Authors: Thomas Norton

  • Last updated on December 10, 2021

English playwright

Author Works


Gorboduc, pr. 1561, authorized edition pb. 1570 (also known as The Tragedy of Ferrex and Porrex; with Thomas Sackville)


The only achievement of Thomas Norton and Thomas Sackville in drama consists of their collaboration on Gorboduc, first performed at one of the Inns of Court, the Inner Temple, on January 6, 1561. It was enough of a success to gain a second performance, before Queen Elizabeth I, on January 18 at Whitehall. Norton, born in 1532, was a member of a wealthy London family associated with the Grocer’s Company. While still quite young, he entered the household of Lord Somerset, the Protector, where he proved himself an intelligent youth and served that nobleman well as amanuensis. Some of Norton’s Calvinist ideas were formulated while he served under Somerset; as early as 1552 Norton corresponded with John Calvin.{$I[AN]9810000440}{$I[A]Norton, Thomas}{$I[geo]ENGLAND;Norton, Thomas}{$I[tim]1532;Norton, Thomas}

The lives of Thomas Norton and Thomas Sackville, four years Norton’s junior, intersected several times during their careers. The first such occasion perhaps came in 1555, when they both entered the Inner Temple to study law, of which Norton later made a successful career, serving as counsel for the Stationers’ Company and later as solicitor for the Merchant Taylors’ Company.

Norton married twice, both times to relatives of Archbishop Thomas Cranmer: first to a daughter, Margery, then to a cousin, Alice. Cranmer was burned by the Catholics in 1556, the year after Norton married Margery. Later in life Norton was virulently anti-Catholic.

Norton and Sackville were associated as members of Elizabeth’s first Parliament in 1558. Norton began the main period of his literary career about that time: His translation of Calvin was published in 1561; his collaboration on Gorboduc culminated in the performances of 1561-1562; and his verse translations of certain psalms belonged to 1562. He also wrote a few poems in Latin and some in English as well as a number of polemical attacks against Catholics.

At various times between 1558 and 1580 Norton was a member of Parliament for Berwick and for London. Norton and Sackville both were seated in Elizabeth’s second Parliament, convening in January of 1563, which wrote a new petition to request again the same things that the first Parliament had been denied: that for the good of the country Elizabeth should agree to marry and should define the royal succession. Norton was a member of the committee charged with studying the question of succession, and he may even have been its chairman, for his was the voice that read the committee report to the second Parliament. He was the probable author of the new petition.

Norton entered Oxford in 1565, receiving a master of arts degree in 1569. In that year he wrote an attack on the duke of Norfolk because of the proposed marriage of the duke to Mary, Queen of Scots. Norton’s religious fervor earned for him a new appointment; he was asked officially to take notes at Norfolk’s trial for treason, at which Sackville was one of the men who sat in judgment.

In 1571 the City of London appointed Norton to the newly created position of Remembrancer. His hatred of Catholicism led him to Rome to gather information to be used against English Papists, and in 1581 he officially became the censor of Catholics, carrying out his task with torture and with persecution. Among others, Edmund Campion and Francis Throckmorton evidently suffered from the cruelty of the Puritan zealot who came to be known as “Rackmaster-General.” Eventually Norton’s Puritan fanaticism led him too far: When he dared to criticize episcopacy he was removed from office, and when he continued his attacks, he was charged with treason and imprisoned in the Tower of London for a brief time in 1583. When released, his health was broken; he died the next year at the family home, Sharpenhoe, in Bedfordshire.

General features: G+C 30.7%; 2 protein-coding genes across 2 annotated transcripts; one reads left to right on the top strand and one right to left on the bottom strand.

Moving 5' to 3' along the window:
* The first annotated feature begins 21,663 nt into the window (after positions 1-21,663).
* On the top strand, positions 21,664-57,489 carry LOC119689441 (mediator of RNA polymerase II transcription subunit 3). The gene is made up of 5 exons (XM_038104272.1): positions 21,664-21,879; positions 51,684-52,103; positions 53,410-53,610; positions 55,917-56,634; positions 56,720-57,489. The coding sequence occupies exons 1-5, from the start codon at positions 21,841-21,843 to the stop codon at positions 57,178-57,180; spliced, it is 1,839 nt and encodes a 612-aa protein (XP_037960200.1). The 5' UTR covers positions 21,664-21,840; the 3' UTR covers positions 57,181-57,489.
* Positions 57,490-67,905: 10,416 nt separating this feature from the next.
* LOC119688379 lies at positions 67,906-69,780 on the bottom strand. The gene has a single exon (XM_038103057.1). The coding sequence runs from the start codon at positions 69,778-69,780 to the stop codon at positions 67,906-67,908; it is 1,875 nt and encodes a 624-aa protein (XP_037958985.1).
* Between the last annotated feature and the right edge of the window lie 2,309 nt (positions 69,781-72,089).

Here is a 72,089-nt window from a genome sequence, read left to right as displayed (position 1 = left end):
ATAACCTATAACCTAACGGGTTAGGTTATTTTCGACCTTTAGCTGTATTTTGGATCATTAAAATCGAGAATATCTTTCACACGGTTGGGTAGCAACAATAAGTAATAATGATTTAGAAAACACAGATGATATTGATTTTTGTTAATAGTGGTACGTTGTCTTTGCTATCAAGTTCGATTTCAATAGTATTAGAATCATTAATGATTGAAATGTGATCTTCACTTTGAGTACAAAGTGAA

History certainly paints very different pictures of the two authors of Gorboduc. Norton became the bitter Calvinist master of a torture chamber, his religious fanaticism finally overpowering his good judgment. Sackville remained a moderate Anglican, respected by all for his humanity and working to the last for his country.

BibliographyBaker, Howard. Induction to Tragedy: A Study in a Development of Form in “Gorboduc,” “The Spanish Tragedy,” and “Titus Andronicus.” 1939. Reprint. New York: Russell & Russell, 1965. This standard work considers the tragic form from two viewpoints: artistry and moral significance. Baker discusses the authorship question of Gorboduc and the possible Senecan influence and also considers native English dramatic influences to be very strong. Pays some attention to the historical criticism of the play.Berlin, Normand. Thomas Sackville. New York: Twayne, 1974. This biographical and critical study discusses Norton as well as Sackville.Clemen, Wolfgang. English Tragedy Before Shakespeare: The Development of Dramatic Speech. Translated by T. S. Dorsch. London: Methuen, 1961. In this study of the “set speech,” the author finds Gorboduc weakened by the lack of correlation between speech and characterization or speech and action.Graves, Michael A. R. Thomas Norton: The Parliament Man. Cambridge, Mass.: Blackwell, 1994. Biographical and critical study.Whall, Helen M. To Instruct and Delight: Didactic Method in Five Tudor Dramas. New York: Garland, 1988. Finds Gorboduc consciously designed for artistic effects and its authors unsatisfied with simply delivering a powerful message. Shows evidence of their artistic concerns in the elaborate dumb shows, the patterned divisions of the five acts, and their innovative verse.
Categories: Authors